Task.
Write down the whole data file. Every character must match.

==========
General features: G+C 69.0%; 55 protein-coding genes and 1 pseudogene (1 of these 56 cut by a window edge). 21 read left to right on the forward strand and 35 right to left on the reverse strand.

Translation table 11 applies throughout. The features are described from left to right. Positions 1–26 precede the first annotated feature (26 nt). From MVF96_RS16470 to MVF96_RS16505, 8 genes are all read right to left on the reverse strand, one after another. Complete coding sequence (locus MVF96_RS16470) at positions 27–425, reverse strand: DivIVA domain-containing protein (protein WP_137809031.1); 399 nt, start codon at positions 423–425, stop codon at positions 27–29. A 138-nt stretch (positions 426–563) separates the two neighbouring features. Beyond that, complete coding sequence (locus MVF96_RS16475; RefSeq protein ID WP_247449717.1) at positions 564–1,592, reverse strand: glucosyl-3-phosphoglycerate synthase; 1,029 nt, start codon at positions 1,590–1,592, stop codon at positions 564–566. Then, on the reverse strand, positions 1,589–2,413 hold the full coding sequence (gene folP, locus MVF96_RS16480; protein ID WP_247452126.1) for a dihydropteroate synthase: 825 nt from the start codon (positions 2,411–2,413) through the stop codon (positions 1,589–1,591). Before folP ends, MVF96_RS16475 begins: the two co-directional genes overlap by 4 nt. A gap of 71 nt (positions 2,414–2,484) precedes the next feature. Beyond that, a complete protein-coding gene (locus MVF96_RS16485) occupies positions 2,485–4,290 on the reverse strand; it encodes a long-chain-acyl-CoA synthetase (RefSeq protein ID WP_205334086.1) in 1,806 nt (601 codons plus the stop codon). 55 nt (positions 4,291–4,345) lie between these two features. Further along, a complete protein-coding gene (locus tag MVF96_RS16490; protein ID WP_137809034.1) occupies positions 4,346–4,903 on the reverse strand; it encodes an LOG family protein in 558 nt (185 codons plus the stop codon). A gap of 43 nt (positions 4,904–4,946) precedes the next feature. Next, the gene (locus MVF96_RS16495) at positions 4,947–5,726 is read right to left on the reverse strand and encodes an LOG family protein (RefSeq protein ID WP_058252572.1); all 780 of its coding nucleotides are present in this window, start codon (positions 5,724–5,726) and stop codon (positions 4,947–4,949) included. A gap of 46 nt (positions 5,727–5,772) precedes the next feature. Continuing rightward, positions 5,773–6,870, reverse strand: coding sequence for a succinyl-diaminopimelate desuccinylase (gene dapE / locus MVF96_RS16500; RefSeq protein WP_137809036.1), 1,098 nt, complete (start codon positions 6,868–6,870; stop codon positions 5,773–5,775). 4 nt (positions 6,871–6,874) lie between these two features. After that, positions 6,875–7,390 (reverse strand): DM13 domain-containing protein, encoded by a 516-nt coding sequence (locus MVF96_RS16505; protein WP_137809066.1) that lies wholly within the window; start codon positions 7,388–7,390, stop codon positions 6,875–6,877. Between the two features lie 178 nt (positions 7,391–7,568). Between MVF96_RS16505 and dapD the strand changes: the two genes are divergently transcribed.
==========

General features: G+C 69.0%; 55 protein-coding genes and 1 pseudogene (1 of these 56 cut by a window edge). 21 read left to right on the forward strand and 35 right to left on the reverse strand.

Translation table 11 applies throughout. The features are described from left to right. Positions 1–26 precede the first annotated feature (26 nt). From MVF96_RS16470 to MVF96_RS16505, 8 genes are all read right to left on the reverse strand, one after another. Complete coding sequence (locus MVF96_RS16470) at positions 27–425, reverse strand: DivIVA domain-containing protein (protein WP_137809031.1); 399 nt, start codon at positions 423–425, stop codon at positions 27–29. A 138-nt stretch (positions 426–563) separates the two neighbouring features. Beyond that, complete coding sequence (locus MVF96_RS16475; RefSeq protein ID WP_247449717.1) at positions 564–1,592, reverse strand: glucosyl-3-phosphoglycerate synthase; 1,029 nt, start codon at positions 1,590–1,592, stop codon at positions 564–566. Then, on the reverse strand, positions 1,589–2,413 hold the full coding sequence (gene folP, locus MVF96_RS16480; protein ID WP_247452126.1) for a dihydropteroate synthase: 825 nt from the start codon (positions 2,411–2,413) through the stop codon (positions 1,589–1,591). Before folP ends, MVF96_RS16475 begins: the two co-directional genes overlap by 4 nt. A gap of 71 nt (positions 2,414–2,484) precedes the next feature. Beyond that, a complete protein-coding gene (locus MVF96_RS16485) occupies positions 2,485–4,290 on the reverse strand; it encodes a long-chain-acyl-CoA synthetase (RefSeq protein ID WP_205334086.1) in 1,806 nt (601 codons plus the stop codon). 55 nt (positions 4,291–4,345) lie between these two features. Further along, a complete protein-coding gene (locus tag MVF96_RS16490; protein ID WP_137809034.1) occupies positions 4,346–4,903 on the reverse strand; it encodes an LOG family protein in 558 nt (185 codons plus the stop codon). A gap of 43 nt (positions 4,904–4,946) precedes the next feature. Next, the gene (locus MVF96_RS16495) at positions 4,947–5,726 is read right to left on the reverse strand and encodes an LOG family protein (RefSeq protein ID WP_058252572.1); all 780 of its coding nucleotides are present in this window, start codon (positions 5,724–5,726) and stop codon (positions 4,947–4,949) included. A gap of 46 nt (positions 5,727–5,772) precedes the next feature. Continuing rightward, positions 5,773–6,870, reverse strand: coding sequence for a succinyl-diaminopimelate desuccinylase (gene dapE / locus MVF96_RS16500; RefSeq protein WP_137809036.1), 1,098 nt, complete (start codon positions 6,868–6,870; stop codon positions 5,773–5,775). 4 nt (positions 6,871–6,874) lie between these two features. After that, positions 6,875–7,390 (reverse strand): DM13 domain-containing protein, encoded by a 516-nt coding sequence (locus MVF96_RS16505; protein WP_137809066.1) that lies wholly within the window; start codon positions 7,388–7,390, stop codon positions 6,875–6,877. Between the two features lie 178 nt (positions 7,391–7,568). Between MVF96_RS16505 and dapD the strand changes: the two genes are divergently transcribed.